The fact that one player suddenly does the hadouken in Street Fighter makes spectators go, “How did he do that?!” or maybe when the announcer says, “FINISH HIM” in Mortal Kombat and suddenly this nerdy-looking freak knows how to do Sub-Zero’s moves and rip the head along with the spine from the body for that gory Fatality and everyone’s like, “OHHHH!”

Then you have racing games too. Remember NASCAR 98 and its 8-player LAN competition? Maybe OutRunners that had a 4-player versus mode? These were great competitive games back in the day. Racing games had you blowout through the streets without having to make any major accidents in real life.

But then competition once again changed with the introduction of the internet. Unlike consoles, the PC had the upper hand by introducing a new kind of way to play with other gamers—online. You never have to invite someone to your house just so you can play the Goldeneye multiplayer or do a 1v1 with a mate on Tekken 3. The PC had Quake and Unreal Tournament—games that would also shape the future of shooters and multiplayer at home.

If I do say so myself, it was the introduction of home multiplayer and the general existence of home gaming consoles that killed off a lot of arcade stores.

Then came Counter-Strike and suddenly everyone was into online gaming. For a short while, singleplayer game sales came to a slight halt due to majority of gamers, especially on PC for the enjoyment of the classic 5v5 terrorists vs counter-terrorists.

And then once again, online multiplayer found a new home—into Blizzard’s games, StarCraft and WarCraft 3: fast-paced RTS games that would soon be one of the earliest foundations of esports.

Start-Up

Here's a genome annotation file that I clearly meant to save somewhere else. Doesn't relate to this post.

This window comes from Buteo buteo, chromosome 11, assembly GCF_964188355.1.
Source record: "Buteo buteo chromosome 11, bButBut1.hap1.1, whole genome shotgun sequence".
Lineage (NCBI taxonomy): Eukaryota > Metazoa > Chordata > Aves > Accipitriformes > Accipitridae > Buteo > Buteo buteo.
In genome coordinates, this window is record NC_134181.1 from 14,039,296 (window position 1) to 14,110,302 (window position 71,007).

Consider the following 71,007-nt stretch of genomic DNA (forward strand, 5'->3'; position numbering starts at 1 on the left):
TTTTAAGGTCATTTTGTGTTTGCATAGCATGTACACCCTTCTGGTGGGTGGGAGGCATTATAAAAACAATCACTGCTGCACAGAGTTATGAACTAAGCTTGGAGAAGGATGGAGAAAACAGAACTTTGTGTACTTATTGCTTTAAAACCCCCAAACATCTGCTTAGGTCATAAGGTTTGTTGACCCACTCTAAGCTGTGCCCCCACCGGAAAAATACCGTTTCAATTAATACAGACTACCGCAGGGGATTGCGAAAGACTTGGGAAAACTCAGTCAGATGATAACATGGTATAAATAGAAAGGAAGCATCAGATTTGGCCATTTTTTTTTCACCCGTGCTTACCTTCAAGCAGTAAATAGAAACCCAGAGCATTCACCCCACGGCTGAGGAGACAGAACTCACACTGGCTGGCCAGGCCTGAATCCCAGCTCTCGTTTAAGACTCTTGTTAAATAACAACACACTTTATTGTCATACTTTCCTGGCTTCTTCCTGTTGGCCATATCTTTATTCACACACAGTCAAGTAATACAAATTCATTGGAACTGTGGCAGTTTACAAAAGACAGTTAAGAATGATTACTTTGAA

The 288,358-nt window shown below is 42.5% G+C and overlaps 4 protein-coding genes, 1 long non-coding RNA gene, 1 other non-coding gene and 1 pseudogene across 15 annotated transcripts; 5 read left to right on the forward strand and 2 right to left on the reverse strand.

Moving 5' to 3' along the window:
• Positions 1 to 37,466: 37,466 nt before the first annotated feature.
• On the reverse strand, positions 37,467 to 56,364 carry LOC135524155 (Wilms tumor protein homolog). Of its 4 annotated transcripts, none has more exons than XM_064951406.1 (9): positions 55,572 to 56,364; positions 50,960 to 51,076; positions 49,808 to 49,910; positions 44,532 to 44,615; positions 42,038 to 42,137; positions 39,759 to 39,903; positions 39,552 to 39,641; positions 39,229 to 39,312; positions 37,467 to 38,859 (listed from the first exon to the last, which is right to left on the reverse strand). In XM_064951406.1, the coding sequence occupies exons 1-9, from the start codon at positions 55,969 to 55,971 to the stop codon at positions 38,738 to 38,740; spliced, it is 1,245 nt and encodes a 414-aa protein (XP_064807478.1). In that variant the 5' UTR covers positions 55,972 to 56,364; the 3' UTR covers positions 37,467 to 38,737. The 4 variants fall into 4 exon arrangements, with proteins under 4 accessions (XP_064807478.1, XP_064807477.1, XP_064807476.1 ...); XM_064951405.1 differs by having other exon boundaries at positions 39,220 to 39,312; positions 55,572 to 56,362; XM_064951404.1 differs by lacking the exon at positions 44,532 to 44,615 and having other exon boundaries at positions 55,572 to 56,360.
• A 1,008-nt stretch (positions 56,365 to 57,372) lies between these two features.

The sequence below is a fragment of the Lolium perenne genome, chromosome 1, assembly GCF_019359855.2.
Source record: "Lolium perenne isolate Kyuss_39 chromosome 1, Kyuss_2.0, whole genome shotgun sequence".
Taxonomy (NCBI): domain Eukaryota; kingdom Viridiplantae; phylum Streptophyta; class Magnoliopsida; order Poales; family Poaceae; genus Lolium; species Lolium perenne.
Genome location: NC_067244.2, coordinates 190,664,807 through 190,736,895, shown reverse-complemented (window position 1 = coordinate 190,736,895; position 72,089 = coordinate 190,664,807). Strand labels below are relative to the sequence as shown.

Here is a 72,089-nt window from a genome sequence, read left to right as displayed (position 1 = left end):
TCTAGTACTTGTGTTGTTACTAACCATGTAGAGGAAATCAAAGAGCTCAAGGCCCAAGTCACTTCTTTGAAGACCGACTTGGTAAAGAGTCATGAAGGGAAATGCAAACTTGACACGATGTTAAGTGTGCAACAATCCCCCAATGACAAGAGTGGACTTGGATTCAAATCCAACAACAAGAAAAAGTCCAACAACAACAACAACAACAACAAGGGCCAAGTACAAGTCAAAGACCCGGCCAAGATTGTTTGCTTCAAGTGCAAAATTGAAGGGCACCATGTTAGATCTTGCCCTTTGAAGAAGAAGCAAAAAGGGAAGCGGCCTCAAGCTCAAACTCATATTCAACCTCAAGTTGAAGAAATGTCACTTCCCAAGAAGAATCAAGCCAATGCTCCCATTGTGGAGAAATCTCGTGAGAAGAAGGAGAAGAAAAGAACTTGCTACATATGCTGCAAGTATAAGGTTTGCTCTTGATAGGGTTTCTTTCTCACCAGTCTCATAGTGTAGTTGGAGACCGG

Speaking of esports, that industry alone makes more money now than the American MLB or Major League Baseball. MOBAs, FPS, fighting games, racing, and battle royale, competitive gaming would not have existed if it wasn’t for the first batch of gamers that lined up in the arcade just so they can play Street Fighter or beat the #1 highest score in Donkey Kong.

Twitch feeds on video gaming for the most part. Here, we will talk about what potential video games are out there right now that you might be even become popular with. Will you become a niche player or someone who is looking to be part of the mainstream community that seeks to be one of the best players in that particular game?

We’ll be looking at the more popular games in the Top Games category of Twitch. It’s your call if you want to follow these. If not, I’m not stopping you. After all, there’s nothing wrong to livestream whatever game you want. It’s just that these accumulate the most followers and viewers.

Each category will have overall total viewership of each well-known game, the famous games right now in that category, and well-known streamers in each game. All the numbers stated in the following categories are updated last June 15, 2018.

Fighting Games

Fighting games are the foundation of competitive gaming. If you happen to be very good at juggling, stacking combos and having the ability to main a fighter, you might want to consider feeling at home with streaming fighting games. Doesn’t matter which title it is—Street Fighter, King of Fighters, Mortal Kombat, Tekken, as long as you’re able to play in high tiers, you might get a shot of earning new followers and lots of viewership.